Undocumented immigrants in the U.S. pay more than $11 billion a year in state and local taxes, according to a new study by the Institute on Taxation and Economic Policy. In 42 states, undocumented immigrants pay in taxes a higher share of their income than do the wealthiest 1 percent in their respective states.
A common misconception is that undocumented immigrants avoid paying taxes. In fact, undocumented individuals pay sales and excise taxes, property taxes and, in some instances, personal income taxes. The study determined that at least 50 percent of undocumented households currently file income tax returns through the use of individual tax identification numbers, and many have taxes automatically deducted from their paychecks.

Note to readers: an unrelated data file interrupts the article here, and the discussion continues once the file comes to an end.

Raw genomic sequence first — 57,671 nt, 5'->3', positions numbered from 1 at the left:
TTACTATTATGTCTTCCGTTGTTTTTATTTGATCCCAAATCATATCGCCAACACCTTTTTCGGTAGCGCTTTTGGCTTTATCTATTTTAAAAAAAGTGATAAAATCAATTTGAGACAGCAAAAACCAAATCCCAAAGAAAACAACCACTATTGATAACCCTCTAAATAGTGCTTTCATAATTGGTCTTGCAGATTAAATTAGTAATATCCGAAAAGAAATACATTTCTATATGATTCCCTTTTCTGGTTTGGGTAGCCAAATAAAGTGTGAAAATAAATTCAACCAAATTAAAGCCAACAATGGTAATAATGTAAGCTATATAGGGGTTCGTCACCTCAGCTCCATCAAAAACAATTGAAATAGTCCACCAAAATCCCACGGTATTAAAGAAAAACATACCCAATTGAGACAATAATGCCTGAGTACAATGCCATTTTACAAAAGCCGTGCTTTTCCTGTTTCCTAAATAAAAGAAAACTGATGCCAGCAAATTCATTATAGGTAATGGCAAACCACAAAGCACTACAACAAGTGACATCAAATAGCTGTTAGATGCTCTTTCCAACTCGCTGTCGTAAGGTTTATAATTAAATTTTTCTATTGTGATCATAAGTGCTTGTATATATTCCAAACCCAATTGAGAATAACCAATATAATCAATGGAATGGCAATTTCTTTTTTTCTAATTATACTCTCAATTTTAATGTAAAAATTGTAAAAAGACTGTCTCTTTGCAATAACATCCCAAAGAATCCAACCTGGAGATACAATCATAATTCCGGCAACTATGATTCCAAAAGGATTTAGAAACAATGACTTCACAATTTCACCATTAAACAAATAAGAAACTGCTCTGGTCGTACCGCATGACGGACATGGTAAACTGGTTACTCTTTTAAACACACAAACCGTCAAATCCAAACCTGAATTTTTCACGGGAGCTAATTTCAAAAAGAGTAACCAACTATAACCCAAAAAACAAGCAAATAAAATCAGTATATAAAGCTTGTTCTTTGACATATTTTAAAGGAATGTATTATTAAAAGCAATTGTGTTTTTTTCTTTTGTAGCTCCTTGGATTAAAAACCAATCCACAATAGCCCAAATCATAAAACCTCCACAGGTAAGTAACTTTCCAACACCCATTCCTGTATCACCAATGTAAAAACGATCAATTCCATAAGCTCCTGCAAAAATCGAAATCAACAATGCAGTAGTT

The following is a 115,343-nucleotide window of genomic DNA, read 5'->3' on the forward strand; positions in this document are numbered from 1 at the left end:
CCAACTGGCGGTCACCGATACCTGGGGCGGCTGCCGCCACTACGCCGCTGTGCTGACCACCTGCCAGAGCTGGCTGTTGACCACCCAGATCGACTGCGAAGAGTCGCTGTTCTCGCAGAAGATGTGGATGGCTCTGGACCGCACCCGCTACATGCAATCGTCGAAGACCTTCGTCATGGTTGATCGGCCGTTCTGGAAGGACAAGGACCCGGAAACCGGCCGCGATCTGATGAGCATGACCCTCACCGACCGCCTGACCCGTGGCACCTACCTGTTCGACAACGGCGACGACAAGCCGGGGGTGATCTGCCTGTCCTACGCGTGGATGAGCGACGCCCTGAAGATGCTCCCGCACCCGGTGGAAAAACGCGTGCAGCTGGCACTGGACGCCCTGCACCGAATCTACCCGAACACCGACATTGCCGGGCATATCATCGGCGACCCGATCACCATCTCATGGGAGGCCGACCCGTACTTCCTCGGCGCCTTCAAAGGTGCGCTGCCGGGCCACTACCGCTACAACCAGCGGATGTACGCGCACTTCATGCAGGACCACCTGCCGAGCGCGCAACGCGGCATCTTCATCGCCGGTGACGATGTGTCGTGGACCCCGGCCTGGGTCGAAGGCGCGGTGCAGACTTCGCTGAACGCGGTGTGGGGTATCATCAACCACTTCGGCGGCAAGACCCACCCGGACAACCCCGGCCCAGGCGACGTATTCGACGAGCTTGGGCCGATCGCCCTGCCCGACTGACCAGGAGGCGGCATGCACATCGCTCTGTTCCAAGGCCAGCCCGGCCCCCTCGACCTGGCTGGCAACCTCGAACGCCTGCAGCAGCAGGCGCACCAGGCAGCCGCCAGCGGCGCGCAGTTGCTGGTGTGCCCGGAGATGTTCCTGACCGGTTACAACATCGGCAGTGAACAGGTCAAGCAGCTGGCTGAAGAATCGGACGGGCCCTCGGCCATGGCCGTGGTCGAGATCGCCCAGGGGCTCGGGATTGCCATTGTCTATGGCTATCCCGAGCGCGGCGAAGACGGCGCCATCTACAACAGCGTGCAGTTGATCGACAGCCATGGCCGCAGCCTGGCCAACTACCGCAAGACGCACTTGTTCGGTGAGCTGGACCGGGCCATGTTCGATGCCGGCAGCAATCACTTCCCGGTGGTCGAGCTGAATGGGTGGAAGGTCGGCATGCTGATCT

In a state like Alabama, the study found, the effective tax rate for undocumented individuals was 7.2 percent, 3 percentage points higher than the 3.8 percent effective tax rate that the wealthiest 1 percent pay in that state. Alabama is no way alone in this development; 42 states currently tax undocumented people more than their wealthiest denizens.
The study concluded that undocumented immigrants "make considerable tax contributions."
In addition, the study said, "Like other immigrants and U.S. citizens they purchase goods and services, work, and live across the country," adding, "Proposals to remove immigrants ignore their many contributions. In a time when most states are facing revenue shortages, the potential budgetary impacts of mass deportation merits careful consideration."
According to study estimates, if every undocumented immigrant were to be deported from America, the country would lose $11.74 billion in revenue.